Team members: Amy Chan, Adam Tropp, Candida Haynes
Entry for: 2018 Capital One DevExchange Hackathon
Awarded for: Microsoft's Cortana Sponsor Prize
In a metropolitan like San Francisco, people are increasingly live and work in shared spaces. In particular, our team mate Candida lived in an extremely large cohousing where financial communication can be difficult and messy but essential because they share a bank account. Like many household, they used a messenger - Slack in their case. We wanted to build a messenger-based tool that will utilize Capital One API to improve financial-related communication and management of bank accounts in a shared household or work environment.
Cohabicount is an platform-agnostic chatbot that detects phrases related to bank or account question/requests - such as rewards or points earned, suitable credit offers, or sign up request - then offer the relevant datas or assistance so household members can easily discuss their options or take actions.
- Azure Bot Framework in a Node.js environment.
- Azure's Cognitive Services, LUIS (Language Understanding Intelligent Service).
- Capital One's Rest API in JSON format.
- For the hackathon demo, the web bot was installed as a Slack bot.
We were initially unsure of what each of the Capital One API can do, so we asked the mentors a lot questions and experimenting took a lot of time. Microsoft's Azure platform also had a lot of services, so we weren't sure which one to use at first. When we did built the bot, we had difficulty connecting to Slack, but we were able found out why with the help from the Microsoft's mentors. Though a LUIS service was set up for the bot, we weren't able to train and utilize it in time for the demo.
The team used the first night to brainstorm and set up our target result goals for the hackathon. We asked about the current industry concerns and technological capabilities with mentors from Capital One and Microsoft. Using Microsoft Bot Framework and the Azure platform, we were able to built a chatbot and install it in Slack. JSON files are created from Capital One API and connected to the chatbot.
The LUIS service have been trained and implemented into the bot. Directories are reorganized. The JS files that made the API called had been cleaned up, and both files and directories are re-organized.
Add more Capital One services but creating more API calls.
There are 3 services that you will be utilizing: Capital One API, Microsoft's Azure platform, Microsoft's LUIS platform. Optionally, you may also use Botframework Emulator for local testing, but I wouldn't go into that here.
Local Setup & Azure
- Sign up or login at Microsoft Azure.
- Follow the doc instruction on Create a new bot service
- In the Bot Management section, click Build. On the right side, click Download zip file. Download and extract the directory.
- Clone this repository
git clone https://github.com/amychan331/Cohabicount.git cd Cohabicount
- Move the directories and files of api_calls, statics, .gitignore, app.js, package.json from the cloned repo to the directory downloaded from Azure bot in Step 3. Allow overwrite of any duplicates.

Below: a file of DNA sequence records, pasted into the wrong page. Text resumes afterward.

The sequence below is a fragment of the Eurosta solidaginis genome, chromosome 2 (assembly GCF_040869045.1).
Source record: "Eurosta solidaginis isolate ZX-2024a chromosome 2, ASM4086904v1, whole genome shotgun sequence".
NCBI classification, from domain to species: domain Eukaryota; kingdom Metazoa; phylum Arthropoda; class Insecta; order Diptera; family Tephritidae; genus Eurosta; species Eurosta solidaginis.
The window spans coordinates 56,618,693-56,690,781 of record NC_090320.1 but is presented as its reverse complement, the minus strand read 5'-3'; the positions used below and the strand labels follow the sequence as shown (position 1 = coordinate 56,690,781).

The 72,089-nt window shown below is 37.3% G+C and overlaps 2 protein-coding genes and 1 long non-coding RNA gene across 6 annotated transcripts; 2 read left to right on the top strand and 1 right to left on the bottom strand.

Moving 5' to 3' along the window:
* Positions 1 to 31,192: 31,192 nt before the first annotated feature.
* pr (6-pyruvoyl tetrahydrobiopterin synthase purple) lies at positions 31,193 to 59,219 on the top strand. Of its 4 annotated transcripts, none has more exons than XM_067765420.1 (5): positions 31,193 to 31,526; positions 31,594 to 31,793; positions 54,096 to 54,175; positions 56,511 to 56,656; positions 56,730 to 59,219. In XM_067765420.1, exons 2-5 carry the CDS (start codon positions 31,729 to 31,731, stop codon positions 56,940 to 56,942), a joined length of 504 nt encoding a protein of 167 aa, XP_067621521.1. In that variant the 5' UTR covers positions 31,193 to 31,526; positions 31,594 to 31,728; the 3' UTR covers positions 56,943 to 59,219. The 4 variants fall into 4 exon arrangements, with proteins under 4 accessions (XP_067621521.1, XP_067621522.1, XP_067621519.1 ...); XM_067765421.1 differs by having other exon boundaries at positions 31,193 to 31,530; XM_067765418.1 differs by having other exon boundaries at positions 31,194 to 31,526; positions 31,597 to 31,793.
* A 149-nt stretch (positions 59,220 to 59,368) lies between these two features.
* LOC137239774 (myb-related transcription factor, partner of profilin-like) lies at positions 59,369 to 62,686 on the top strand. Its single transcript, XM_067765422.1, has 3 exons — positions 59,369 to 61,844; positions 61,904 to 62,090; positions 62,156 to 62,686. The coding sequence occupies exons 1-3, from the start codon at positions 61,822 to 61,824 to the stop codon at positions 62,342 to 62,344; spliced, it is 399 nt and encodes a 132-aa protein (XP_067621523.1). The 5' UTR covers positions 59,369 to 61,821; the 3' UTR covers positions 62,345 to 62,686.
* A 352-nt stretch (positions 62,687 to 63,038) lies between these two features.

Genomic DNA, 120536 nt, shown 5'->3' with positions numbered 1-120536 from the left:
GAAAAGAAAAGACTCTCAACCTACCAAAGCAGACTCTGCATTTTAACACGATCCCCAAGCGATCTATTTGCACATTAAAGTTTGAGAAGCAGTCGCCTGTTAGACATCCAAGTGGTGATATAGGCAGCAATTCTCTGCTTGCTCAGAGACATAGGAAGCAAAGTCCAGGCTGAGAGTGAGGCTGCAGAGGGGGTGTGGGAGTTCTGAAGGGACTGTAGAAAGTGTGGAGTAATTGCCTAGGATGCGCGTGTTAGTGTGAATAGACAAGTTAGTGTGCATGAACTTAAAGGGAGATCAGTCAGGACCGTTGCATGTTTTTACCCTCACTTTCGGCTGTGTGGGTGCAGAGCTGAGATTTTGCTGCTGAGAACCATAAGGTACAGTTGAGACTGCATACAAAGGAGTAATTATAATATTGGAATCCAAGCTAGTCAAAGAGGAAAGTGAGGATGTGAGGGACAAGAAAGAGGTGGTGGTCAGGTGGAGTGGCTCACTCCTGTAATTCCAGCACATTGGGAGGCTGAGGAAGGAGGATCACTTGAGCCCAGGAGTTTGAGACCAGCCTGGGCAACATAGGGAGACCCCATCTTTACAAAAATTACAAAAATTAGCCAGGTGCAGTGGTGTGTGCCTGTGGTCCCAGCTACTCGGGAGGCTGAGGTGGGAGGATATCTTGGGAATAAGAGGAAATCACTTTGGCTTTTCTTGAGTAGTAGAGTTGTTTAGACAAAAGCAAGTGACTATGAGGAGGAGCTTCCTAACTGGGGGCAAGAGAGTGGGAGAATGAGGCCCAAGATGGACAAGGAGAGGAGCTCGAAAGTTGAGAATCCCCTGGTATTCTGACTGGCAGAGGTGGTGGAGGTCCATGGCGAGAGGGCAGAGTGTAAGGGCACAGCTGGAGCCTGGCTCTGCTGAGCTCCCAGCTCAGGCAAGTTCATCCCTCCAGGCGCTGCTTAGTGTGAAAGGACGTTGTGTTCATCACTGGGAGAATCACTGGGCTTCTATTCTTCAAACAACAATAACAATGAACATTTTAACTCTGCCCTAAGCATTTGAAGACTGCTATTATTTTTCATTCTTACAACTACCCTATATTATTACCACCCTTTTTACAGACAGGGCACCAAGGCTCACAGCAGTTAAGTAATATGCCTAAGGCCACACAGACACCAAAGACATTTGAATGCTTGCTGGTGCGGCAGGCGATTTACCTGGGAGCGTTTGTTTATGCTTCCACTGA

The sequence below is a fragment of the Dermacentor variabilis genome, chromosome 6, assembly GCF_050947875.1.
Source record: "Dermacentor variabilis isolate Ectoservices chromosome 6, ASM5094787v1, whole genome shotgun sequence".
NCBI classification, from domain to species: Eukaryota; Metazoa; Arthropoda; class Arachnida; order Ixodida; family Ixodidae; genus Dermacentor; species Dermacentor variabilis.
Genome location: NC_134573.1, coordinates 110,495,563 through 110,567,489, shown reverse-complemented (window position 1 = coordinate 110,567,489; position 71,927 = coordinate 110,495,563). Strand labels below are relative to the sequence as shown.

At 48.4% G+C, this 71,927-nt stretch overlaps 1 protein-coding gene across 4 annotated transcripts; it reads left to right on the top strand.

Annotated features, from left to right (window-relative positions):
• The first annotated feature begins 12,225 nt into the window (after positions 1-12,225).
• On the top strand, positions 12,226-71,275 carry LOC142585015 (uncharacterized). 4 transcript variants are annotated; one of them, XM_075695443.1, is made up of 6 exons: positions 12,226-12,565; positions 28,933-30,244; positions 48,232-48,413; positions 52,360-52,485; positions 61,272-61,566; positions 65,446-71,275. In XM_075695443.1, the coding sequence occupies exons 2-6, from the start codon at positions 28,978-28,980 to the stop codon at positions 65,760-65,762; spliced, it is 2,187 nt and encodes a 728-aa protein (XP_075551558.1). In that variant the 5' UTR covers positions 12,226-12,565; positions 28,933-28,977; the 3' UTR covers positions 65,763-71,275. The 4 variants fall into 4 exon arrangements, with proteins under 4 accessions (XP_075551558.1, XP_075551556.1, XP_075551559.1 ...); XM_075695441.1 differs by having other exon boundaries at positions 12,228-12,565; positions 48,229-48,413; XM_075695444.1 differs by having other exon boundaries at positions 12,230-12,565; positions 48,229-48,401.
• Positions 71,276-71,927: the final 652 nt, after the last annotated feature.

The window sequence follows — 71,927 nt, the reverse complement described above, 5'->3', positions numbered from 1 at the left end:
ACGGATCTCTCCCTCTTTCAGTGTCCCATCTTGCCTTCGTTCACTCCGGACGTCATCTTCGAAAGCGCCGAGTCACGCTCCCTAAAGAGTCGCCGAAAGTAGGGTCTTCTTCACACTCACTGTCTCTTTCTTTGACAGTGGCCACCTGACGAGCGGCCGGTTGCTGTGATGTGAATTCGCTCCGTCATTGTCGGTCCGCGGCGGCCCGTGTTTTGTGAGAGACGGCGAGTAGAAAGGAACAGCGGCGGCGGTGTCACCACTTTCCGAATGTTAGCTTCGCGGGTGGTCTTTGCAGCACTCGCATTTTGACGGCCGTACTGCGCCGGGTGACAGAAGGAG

- Deleted the cloned repo.
- cd into the Azure bot code directory. NPM install needed node_modules
- Go Capital One's developer site
- To use Capital One API, access token is needed. For testing purpose, go to Capital One's API page and click on an API that you are interested in. Go to Playground.
- Click the Send button to get an temporary playground access token. Make sure to copy it down.
- Sign into Azure portal and select your Web Bot. Go to Application Settings
- In the *App Settings panel at the right, add a new key named ACCESS_TOKEN. In the corresponding value, add the access token you got from the playground earlier.
- A LUIS bot have to created separately and connect to your web bot. Start by logging in the LUIS portal.
- Go to My Apps, select Create new app.
- Name your application Cohabicount or Cohabicount LUIS. Language should be English by default. Click Done.
- Under App Assets, select Intents. At the right panel, click + Create new intent.
- For the Intent name, enter getInfo.
- Under App Assets, select Entities. At the right panel, click + Create new entity.
- For the Entity name, enter the Capital One API you are interested in. For now, the options are Credit Offers or Rewards. Entity type should remain Simple by default.
- Go back to getInfo in Intents.
- Read Build custom app to determine user intentions to learn and start training your LUIS app.
- When finish training, select the top tab Manage.
- In the left sidebar, select Application Information. In the right panel, look for Application ID. Copy that down.
- In the left sidebar, select Keys and Endpoints. In the right panel, look for Authoring Key. Copy that down. In the table below, there should be endpoint URL. Copy down the part of url that look like this: some-region.api.cognitive.microsoft.com. That is your region value for key LUIS_APP_HOSTNAME later.
- To connect the LUIS app to the web bot, go back to the Azure portal and select your web bot.
- Go to Application Settings and add in keys: LUIS_APP_ID, LUIS_APP_KEY, LUIS_APP_HOSTNAME.
Publish the new files to Azure platform
npm install -g azure-publish npm run azure-publish
Using Azure's channel, the bot can be installed in various communication apps like Slack. Go to Connect a bot to channels for more information.